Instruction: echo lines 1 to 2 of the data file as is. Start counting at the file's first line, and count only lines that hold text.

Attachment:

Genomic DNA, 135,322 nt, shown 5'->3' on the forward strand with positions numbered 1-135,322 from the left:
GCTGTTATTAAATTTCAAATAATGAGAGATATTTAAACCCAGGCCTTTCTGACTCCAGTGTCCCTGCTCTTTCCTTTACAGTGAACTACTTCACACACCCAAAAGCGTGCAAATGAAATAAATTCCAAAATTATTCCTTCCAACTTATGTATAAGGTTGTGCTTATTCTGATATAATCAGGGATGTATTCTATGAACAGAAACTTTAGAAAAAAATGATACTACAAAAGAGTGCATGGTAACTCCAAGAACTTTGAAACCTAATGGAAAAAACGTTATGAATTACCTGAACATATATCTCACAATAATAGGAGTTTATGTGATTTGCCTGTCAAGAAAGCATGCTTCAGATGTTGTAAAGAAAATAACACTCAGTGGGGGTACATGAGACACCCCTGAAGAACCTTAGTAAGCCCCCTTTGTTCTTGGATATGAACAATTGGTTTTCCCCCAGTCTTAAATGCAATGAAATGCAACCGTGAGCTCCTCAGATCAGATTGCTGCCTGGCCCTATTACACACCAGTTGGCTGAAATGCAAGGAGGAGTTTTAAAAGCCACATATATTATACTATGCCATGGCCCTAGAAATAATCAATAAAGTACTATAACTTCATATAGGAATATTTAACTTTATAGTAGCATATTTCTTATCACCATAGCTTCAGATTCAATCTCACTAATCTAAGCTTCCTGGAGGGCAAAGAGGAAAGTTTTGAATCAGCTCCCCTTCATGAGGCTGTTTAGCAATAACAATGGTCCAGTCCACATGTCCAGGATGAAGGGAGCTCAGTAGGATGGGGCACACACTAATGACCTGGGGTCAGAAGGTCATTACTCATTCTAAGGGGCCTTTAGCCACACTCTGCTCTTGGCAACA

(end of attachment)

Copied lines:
Genomic DNA, 135,322 nt, shown 5'->3' on the forward strand with positions numbered 1-135,322 from the left:
GCTGTTATTAAATTTCAAATAATGAGAGATATTTAAACCCAGGCCTTTCTGACTCCAGTGTCCCTGCTCTTTCCTTTACAGTGAACTACTTCACACACCCAAAAGCGTGCAAATGAAATAAATTCCAAAATTATTCCTTCCAACTTATGTATAAGGTTGTGCTTATTCTGATATAATCAGGGATGTATTCTATGAACAGAAACTTTAGAAAAAAATGATACTACAAAAGAGTGCATGGTAACTCCAAGAACTTTGAAACCTAATGGAAAAAACGTTATGAATTACCTGAACATATATCTCACAATAATAGGAGTTTATGTGATTTGCCTGTCAAGAAAGCATGCTTCAGATGTTGTAAAGAAAATAACACTCAGTGGGGGTACATGAGACACCCCTGAAGAACCTTAGTAAGCCCCCTTTGTTCTTGGATATGAACAATTGGTTTTCCCCCAGTCTTAAATGCAATGAAATGCAACCGTGAGCTCCTCAGATCAGATTGCTGCCTGGCCCTATTACACACCAGTTGGCTGAAATGCAAGGAGGAGTTTTAAAAGCCACATATATTATACTATGCCATGGCCCTAGAAATAATCAATAAAGTACTATAACTTCATATAGGAATATTTAACTTTATAGTAGCATATTTCTTATCACCATAGCTTCAGATTCAATCTCACTAATCTAAGCTTCCTGGAGGGCAAAGAGGAAAGTTTTGAATCAGCTCCCCTTCATGAGGCTGTTTAGCAATAACAATGGTCCAGTCCACATGTCCAGGATGAAGGGAGCTCAGTAGGATGGGGCACACACTAATGACCTGGGGTCAGAAGGTCATTACTCATTCTAAGGGGCCTTTAGCCACACTCTGCTCTTGGCAACA